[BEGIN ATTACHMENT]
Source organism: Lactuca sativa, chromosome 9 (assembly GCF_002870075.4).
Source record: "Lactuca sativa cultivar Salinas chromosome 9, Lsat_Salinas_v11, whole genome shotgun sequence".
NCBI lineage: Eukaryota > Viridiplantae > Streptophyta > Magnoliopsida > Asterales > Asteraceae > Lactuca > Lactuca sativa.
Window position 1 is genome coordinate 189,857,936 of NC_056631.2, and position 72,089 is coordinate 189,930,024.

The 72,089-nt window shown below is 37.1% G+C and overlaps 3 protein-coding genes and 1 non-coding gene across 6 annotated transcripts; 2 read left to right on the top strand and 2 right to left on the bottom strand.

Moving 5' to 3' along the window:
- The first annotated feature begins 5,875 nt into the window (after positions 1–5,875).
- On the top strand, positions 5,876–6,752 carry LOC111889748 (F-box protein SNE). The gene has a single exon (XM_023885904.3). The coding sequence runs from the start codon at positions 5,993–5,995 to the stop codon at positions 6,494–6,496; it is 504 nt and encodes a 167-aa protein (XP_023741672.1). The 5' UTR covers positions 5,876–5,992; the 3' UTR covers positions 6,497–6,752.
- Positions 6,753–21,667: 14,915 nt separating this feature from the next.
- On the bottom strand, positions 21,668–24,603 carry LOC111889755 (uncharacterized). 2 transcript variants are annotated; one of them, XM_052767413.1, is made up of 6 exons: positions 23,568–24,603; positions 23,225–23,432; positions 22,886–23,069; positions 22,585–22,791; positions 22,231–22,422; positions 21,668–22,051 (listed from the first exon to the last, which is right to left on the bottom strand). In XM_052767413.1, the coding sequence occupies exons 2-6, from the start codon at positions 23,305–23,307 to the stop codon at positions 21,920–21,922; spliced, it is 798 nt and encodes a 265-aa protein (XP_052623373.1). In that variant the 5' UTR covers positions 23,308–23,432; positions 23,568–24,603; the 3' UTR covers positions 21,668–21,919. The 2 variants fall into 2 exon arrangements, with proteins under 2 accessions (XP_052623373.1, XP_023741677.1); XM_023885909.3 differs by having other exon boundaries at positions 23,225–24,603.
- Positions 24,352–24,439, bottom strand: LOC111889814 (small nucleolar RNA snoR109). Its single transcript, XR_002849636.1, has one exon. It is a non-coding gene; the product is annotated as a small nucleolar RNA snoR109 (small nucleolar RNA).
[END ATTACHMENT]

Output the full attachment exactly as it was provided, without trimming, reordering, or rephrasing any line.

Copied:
Source organism: Lactuca sativa, chromosome 9 (assembly GCF_002870075.4).
Source record: "Lactuca sativa cultivar Salinas chromosome 9, Lsat_Salinas_v11, whole genome shotgun sequence".
NCBI lineage: Eukaryota > Viridiplantae > Streptophyta > Magnoliopsida > Asterales > Asteraceae > Lactuca > Lactuca sativa.
Window position 1 is genome coordinate 189,857,936 of NC_056631.2, and position 72,089 is coordinate 189,930,024.

The 72,089-nt window shown below is 37.1% G+C and overlaps 3 protein-coding genes and 1 non-coding gene across 6 annotated transcripts; 2 read left to right on the top strand and 2 right to left on the bottom strand.

Moving 5' to 3' along the window:
- The first annotated feature begins 5,875 nt into the window (after positions 1–5,875).
- On the top strand, positions 5,876–6,752 carry LOC111889748 (F-box protein SNE). The gene has a single exon (XM_023885904.3). The coding sequence runs from the start codon at positions 5,993–5,995 to the stop codon at positions 6,494–6,496; it is 504 nt and encodes a 167-aa protein (XP_023741672.1). The 5' UTR covers positions 5,876–5,992; the 3' UTR covers positions 6,497–6,752.
- Positions 6,753–21,667: 14,915 nt separating this feature from the next.
- On the bottom strand, positions 21,668–24,603 carry LOC111889755 (uncharacterized). 2 transcript variants are annotated; one of them, XM_052767413.1, is made up of 6 exons: positions 23,568–24,603; positions 23,225–23,432; positions 22,886–23,069; positions 22,585–22,791; positions 22,231–22,422; positions 21,668–22,051 (listed from the first exon to the last, which is right to left on the bottom strand). In XM_052767413.1, the coding sequence occupies exons 2-6, from the start codon at positions 23,305–23,307 to the stop codon at positions 21,920–21,922; spliced, it is 798 nt and encodes a 265-aa protein (XP_052623373.1). In that variant the 5' UTR covers positions 23,308–23,432; positions 23,568–24,603; the 3' UTR covers positions 21,668–21,919. The 2 variants fall into 2 exon arrangements, with proteins under 2 accessions (XP_052623373.1, XP_023741677.1); XM_023885909.3 differs by having other exon boundaries at positions 23,225–24,603.
- Positions 24,352–24,439, bottom strand: LOC111889814 (small nucleolar RNA snoR109). Its single transcript, XR_002849636.1, has one exon. It is a non-coding gene; the product is annotated as a small nucleolar RNA snoR109 (small nucleolar RNA).